UK economy declined in November on weak manufacturing sector
The Office for National Statistics said monthly gross domestic product declined 0.3% in November, after growth in the previous two months.
The UK economy slid into decline in November on the back of weakness in the manufacturing sector, according to official figures.
The Office for National Statistics (ONS) said monthly gross domestic product (GDP) declined 0.3% in November, after growth in the previous two months.
Economists had predicted that the economy would remain flat with zero growth for the month.
Meanwhile, the ONS said the economy grew by 0.1% over the latest three-month period – between September and October – as the economy performed better in September and October than previously estimated.
The three-month figure represented an improvement on analyst predictions, having forecast a decline of 0.1%.
The latest data comes as new forecasts from the National Institute of Economic and Social Research (NIESR) predict the economy will have flat-lined with zero growth for the last quarter of 2019.
NIESR said it tentatively forecasts growth will return in the first quarter of 2020, predicting 0.3% growth driven by improving figures for the service and construction sectors.
Rob Kent-Smith, head of GDP at the ONS, said: “Overall, the economy grew slightly in the latest three months, with growth in construction pulled back by weakening services and another lacklustre performance from manufacturing.
“The UK economy grew slightly more strongly in September and October than was previously estimated, with later data painting a healthier picture.
“Long term, the economy continues to slow, with growth in the economy compared to the same time last year at its lowest since the spring of 2012.”
GDP decline in November was heavily driven by continuing troubles in the manufacturing sector, which saw output fall 1.7% during the month, according to the new figures.
The services sector also reported a decline, although notably more modest, at 0.3% for the month.
However, construction output returned to strong growth, with output increasing by 1.9% during November after 2.2% decline was reported a month earlier.
Chris Williamson, chief business economist at IHS Markit, said: “The latest GDP data adds to signs that the UK economy stagnated at best in the fourth quarter of last year as heightened political uncertainty, Brexit risks and weaker global demand all colluded to dampen spending by both business and households.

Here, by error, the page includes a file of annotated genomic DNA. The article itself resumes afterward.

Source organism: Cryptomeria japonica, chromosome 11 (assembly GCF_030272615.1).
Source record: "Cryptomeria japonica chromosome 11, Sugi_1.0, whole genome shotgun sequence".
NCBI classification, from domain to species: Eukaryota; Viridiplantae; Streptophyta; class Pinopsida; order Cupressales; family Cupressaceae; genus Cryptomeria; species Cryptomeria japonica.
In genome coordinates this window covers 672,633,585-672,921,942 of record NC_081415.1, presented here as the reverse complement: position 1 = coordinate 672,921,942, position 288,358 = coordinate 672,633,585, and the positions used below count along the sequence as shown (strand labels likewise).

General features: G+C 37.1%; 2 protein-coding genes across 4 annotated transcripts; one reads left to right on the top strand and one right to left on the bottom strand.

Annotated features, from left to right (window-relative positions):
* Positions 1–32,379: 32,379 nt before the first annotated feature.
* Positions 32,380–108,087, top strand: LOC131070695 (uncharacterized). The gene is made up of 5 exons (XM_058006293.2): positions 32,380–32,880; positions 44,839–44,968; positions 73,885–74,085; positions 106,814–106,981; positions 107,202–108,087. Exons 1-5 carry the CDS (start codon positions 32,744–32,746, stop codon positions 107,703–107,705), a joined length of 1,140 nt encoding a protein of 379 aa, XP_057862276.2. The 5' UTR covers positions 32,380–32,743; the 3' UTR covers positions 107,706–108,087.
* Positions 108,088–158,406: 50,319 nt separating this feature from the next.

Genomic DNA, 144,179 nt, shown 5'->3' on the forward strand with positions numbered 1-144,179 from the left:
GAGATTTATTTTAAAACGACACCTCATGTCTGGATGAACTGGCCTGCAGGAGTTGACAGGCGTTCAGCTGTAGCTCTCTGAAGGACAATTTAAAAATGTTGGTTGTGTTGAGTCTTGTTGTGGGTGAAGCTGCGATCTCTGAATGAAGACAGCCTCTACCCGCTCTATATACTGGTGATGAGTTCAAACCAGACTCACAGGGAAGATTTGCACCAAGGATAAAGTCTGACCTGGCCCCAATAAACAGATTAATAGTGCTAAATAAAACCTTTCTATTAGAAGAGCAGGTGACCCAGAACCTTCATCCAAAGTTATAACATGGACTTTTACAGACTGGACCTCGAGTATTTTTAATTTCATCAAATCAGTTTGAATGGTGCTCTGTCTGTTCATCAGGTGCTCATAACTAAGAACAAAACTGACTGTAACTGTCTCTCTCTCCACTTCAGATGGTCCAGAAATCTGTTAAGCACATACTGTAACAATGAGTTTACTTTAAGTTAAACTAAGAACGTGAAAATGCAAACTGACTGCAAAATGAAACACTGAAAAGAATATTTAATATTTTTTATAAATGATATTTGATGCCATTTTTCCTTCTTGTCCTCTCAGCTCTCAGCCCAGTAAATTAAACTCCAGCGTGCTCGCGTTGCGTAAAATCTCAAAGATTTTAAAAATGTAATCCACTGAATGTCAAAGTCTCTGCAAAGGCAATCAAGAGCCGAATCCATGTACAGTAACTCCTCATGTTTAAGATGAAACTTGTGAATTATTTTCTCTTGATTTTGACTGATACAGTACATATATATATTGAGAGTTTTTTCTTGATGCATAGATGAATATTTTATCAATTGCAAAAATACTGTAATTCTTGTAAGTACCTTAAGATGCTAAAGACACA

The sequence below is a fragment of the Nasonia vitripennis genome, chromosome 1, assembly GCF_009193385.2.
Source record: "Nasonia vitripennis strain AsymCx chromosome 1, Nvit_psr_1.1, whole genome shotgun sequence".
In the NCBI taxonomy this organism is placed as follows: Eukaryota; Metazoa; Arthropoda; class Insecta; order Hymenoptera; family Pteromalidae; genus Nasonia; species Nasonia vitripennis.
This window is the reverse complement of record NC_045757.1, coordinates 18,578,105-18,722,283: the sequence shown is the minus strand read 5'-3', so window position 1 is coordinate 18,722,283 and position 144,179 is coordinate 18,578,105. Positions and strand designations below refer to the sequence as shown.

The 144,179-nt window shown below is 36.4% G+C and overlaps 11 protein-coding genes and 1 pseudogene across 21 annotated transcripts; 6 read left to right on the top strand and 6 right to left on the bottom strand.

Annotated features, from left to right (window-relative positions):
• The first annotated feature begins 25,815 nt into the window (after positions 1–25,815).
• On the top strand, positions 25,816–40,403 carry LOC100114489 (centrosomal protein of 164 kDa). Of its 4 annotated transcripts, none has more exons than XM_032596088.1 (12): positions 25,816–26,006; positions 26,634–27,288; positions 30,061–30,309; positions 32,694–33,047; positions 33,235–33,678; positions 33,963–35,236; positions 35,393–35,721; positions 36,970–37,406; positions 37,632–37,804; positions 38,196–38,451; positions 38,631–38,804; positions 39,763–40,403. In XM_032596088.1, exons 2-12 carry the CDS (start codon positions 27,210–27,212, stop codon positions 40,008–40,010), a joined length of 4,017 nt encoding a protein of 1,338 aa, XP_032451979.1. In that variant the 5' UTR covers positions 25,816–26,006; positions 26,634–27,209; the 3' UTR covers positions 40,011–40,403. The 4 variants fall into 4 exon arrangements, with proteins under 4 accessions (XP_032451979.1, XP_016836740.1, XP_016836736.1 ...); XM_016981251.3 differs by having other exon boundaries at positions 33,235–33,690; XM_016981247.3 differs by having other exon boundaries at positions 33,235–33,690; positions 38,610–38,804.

“The good news is that all these headwinds are showing signs of moderating, if not even turning into tailwinds, as we move into 2020. However, downside risks remain elevated.”
The confirmation of monthly economic decline comes after a Bank of England policymaker suggested he could vote for an interest rate cut if GDP fails to pick up.
Gertjan Vlieghe told the Financial Times: “Personally I think it’s been a close call, therefore it doesn’t take much data to swing it one way or the other.”
His comments come just days after outgoing Governor Mark Carney said policymakers are mulling over the possibility of an interest rate cut, and stressed action would be “prompt” if the economy remains under pressure.
The latest softening by the Bank’s rate setters hit the pound, with the currency dropping against the dollar by 0.47% to 1.298 dollars and down 0.47% against the euro, worth 1.167 euro.
Business groups voiced their concerns over the fall in GDP and urged the Government to use the election to start encouraging growth.
National Chair at the Federation of Small Businesses, Mike Cherry, said: “Small businesses have been unable to plan, hire and grow amid political turmoil and a challenging economic landscape, so these GDP figures should act as a wake-up call to politicians to ensure they stand by their election commitments – now is the time to deliver.”
Chancellor of the Exchequer, Sajid Javid, added: “Uncertainty has held our economy back for too long. We are getting Brexit done so we can move on and chart a new course for our economy.
“In my Budget on March 11 we will lay the foundations for a decade of renewal that will unleash Britain’s potential by levelling up across our great country.”
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